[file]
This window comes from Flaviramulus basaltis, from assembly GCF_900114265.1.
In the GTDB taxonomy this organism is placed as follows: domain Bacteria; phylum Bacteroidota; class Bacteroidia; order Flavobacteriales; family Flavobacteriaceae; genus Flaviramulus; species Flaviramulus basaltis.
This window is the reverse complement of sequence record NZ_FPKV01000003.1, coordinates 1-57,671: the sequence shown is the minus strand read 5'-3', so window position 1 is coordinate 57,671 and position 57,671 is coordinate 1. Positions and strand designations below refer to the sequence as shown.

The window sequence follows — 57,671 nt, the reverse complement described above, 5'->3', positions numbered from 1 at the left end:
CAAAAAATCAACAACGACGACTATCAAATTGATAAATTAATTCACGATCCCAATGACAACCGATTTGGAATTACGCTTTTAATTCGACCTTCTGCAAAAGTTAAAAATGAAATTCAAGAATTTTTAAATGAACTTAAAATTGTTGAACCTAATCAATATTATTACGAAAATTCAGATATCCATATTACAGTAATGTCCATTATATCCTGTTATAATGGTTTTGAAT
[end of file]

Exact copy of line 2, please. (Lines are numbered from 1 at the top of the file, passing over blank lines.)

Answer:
In the GTDB taxonomy this organism is placed as follows: domain Bacteria; phylum Bacteroidota; class Bacteroidia; order Flavobacteriales; family Flavobacteriaceae; genus Flaviramulus; species Flaviramulus basaltis.